A lot of confusion has arisen in the world of monitoring, probably because so many different kinds of data can be used in so many different ways. At first approach, it’s not easy for developers to find the best combination to solve emergencies efficiently while improving everyday work. In this article, I share my experiences trying to differentiate:
- When, or in which situations, monitoring can be effective;
- Why you should monitor certain parts of your system and not others, based on your stage of growth; and
- What is the right tool for each specific monitoring problem.
Hi, I’m Valerio, a software engineer from Italy and chief technology officer (CTO) at Inspector.
Solving customers’ critical problems can generate great business opportunities, but in these situations, you need to be ready for really high customer expectations.
To serve these customers and seize these business opportunities, I quickly realized that it was necessary to automate most of the activities that were taking up a lot of my time every day with a negative impact on my productivity.
After more than ten years as a software engineer, I spent a lot of time selecting the best set of tools to exponentially improve my productivity.
What application monitoring tools are
Application monitoring tools generally consist of two parts: the agent and the analytics platform.
The agent is a software package that developers install in their servers or applications (based on how the agent is designed). Its goal is to collect relevant information about application behavior and performance.
This information is sent to the remote platform that analyzes that data and generates visual charts to help developers easily understand what’s happening in their system. The platform should be able to send alerts to developers if something goes wrong in a convenient way.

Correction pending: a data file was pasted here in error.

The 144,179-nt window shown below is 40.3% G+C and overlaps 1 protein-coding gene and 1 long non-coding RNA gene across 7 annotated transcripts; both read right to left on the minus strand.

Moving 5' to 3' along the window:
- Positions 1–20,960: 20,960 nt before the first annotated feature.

What application monitoring tools are not
This is obviously a simplistic description that could cover a huge amount of tools out there.
In fact, many tools look like application monitoring tools, but they have nothing to do with application monitoring. These similarities made it difficult for me to figure out which was the right tool to solve my productivity problems.
Here is what I learned on my journey.
Logs management tools
A logs management tool is often the first kind of tool we approach because watching application logs has been one the most important daily activities to be informed about what’s happening inside the most important parts of our application, since the very beginning of the application development journey.
I was no different. But when the application started to scale (it runs on multiple servers, requires a complex architecture, etc.), I realized that it was very difficult to extract relevant information from logs about application performance and monitor the impact of the code changes over time in terms of stability and resource consumption.
When the car was invented, people initially looked for a faster horse because they were used to using the horse. Then they realized that a different tool was needed to take it to the next level.
Uptime monitoring tools
Uptime monitoring tools can be described as a more sophisticated “ping.”
The main purpose is simple: the tools ping your application endpoints from multiple regions to understand how well it can be reached by users located in various parts of the world.
This information helps understand how the cloud infrastructure works to bring your application to the end-users (load balancer, CDN, network, etc.) and if some of these systems generate issues. It does not provide any information on what is going on inside your application.
In my case, my application serves users all around the world, so external ping stats help us to understand what regions suffer the highest latency by making decisions about in which regions we should place our servers to improve our customer experience.
The downside is they monitor the external environment. If your database slows down, you will never know.
Server vs Application monitoring
This is the most challenging difference to understand, and I have not found any interesting article that helped me clarify the separation of duties.
The application runs on a server, so they are obviously two strictly related components of the system. That’s why it might be confusing at first.
But server and application monitoring accomplish two completely different tasks.
Server monitoring focuses on infrastructure, and it’s also basically provided for free by any decent cloud provider.